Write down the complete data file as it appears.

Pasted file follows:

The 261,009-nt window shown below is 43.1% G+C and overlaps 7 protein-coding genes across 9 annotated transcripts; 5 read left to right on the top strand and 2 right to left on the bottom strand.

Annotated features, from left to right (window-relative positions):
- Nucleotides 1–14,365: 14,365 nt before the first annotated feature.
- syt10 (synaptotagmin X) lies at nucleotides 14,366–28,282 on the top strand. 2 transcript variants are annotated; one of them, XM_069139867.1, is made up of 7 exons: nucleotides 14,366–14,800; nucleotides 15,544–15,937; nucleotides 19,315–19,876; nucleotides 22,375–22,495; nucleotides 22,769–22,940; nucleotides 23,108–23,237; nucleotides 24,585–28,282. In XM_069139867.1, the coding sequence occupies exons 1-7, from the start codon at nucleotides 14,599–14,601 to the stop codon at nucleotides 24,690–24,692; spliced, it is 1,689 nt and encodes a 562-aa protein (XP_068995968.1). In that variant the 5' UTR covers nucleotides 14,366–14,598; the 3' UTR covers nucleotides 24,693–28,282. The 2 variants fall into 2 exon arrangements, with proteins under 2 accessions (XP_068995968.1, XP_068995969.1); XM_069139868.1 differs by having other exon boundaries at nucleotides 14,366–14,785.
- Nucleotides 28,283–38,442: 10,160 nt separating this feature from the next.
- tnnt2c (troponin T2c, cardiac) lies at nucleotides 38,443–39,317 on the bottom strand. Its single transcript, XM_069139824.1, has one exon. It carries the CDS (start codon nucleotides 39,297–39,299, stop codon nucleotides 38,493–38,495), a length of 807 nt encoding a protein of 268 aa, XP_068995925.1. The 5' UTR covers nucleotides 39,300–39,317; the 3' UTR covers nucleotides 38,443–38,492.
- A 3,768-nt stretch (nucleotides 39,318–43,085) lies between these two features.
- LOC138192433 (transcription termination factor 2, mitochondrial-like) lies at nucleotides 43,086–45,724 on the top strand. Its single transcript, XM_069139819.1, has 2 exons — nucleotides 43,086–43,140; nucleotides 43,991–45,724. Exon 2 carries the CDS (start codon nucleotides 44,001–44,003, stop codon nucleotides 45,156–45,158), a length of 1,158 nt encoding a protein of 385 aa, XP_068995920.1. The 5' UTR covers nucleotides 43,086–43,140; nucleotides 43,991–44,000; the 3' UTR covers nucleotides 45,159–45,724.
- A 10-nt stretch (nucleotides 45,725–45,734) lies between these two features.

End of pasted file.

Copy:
The 261,009-nt window shown below is 43.1% G+C and overlaps 7 protein-coding genes across 9 annotated transcripts; 5 read left to right on the top strand and 2 right to left on the bottom strand.

Annotated features, from left to right (window-relative positions):
- Nucleotides 1–14,365: 14,365 nt before the first annotated feature.
- syt10 (synaptotagmin X) lies at nucleotides 14,366–28,282 on the top strand. 2 transcript variants are annotated; one of them, XM_069139867.1, is made up of 7 exons: nucleotides 14,366–14,800; nucleotides 15,544–15,937; nucleotides 19,315–19,876; nucleotides 22,375–22,495; nucleotides 22,769–22,940; nucleotides 23,108–23,237; nucleotides 24,585–28,282. In XM_069139867.1, the coding sequence occupies exons 1-7, from the start codon at nucleotides 14,599–14,601 to the stop codon at nucleotides 24,690–24,692; spliced, it is 1,689 nt and encodes a 562-aa protein (XP_068995968.1). In that variant the 5' UTR covers nucleotides 14,366–14,598; the 3' UTR covers nucleotides 24,693–28,282. The 2 variants fall into 2 exon arrangements, with proteins under 2 accessions (XP_068995968.1, XP_068995969.1); XM_069139868.1 differs by having other exon boundaries at nucleotides 14,366–14,785.
- Nucleotides 28,283–38,442: 10,160 nt separating this feature from the next.
- tnnt2c (troponin T2c, cardiac) lies at nucleotides 38,443–39,317 on the bottom strand. Its single transcript, XM_069139824.1, has one exon. It carries the CDS (start codon nucleotides 39,297–39,299, stop codon nucleotides 38,493–38,495), a length of 807 nt encoding a protein of 268 aa, XP_068995925.1. The 5' UTR covers nucleotides 39,300–39,317; the 3' UTR covers nucleotides 38,443–38,492.
- A 3,768-nt stretch (nucleotides 39,318–43,085) lies between these two features.
- LOC138192433 (transcription termination factor 2, mitochondrial-like) lies at nucleotides 43,086–45,724 on the top strand. Its single transcript, XM_069139819.1, has 2 exons — nucleotides 43,086–43,140; nucleotides 43,991–45,724. Exon 2 carries the CDS (start codon nucleotides 44,001–44,003, stop codon nucleotides 45,156–45,158), a length of 1,158 nt encoding a protein of 385 aa, XP_068995920.1. The 5' UTR covers nucleotides 43,086–43,140; nucleotides 43,991–44,000; the 3' UTR covers nucleotides 45,159–45,724.
- A 10-nt stretch (nucleotides 45,725–45,734) lies between these two features.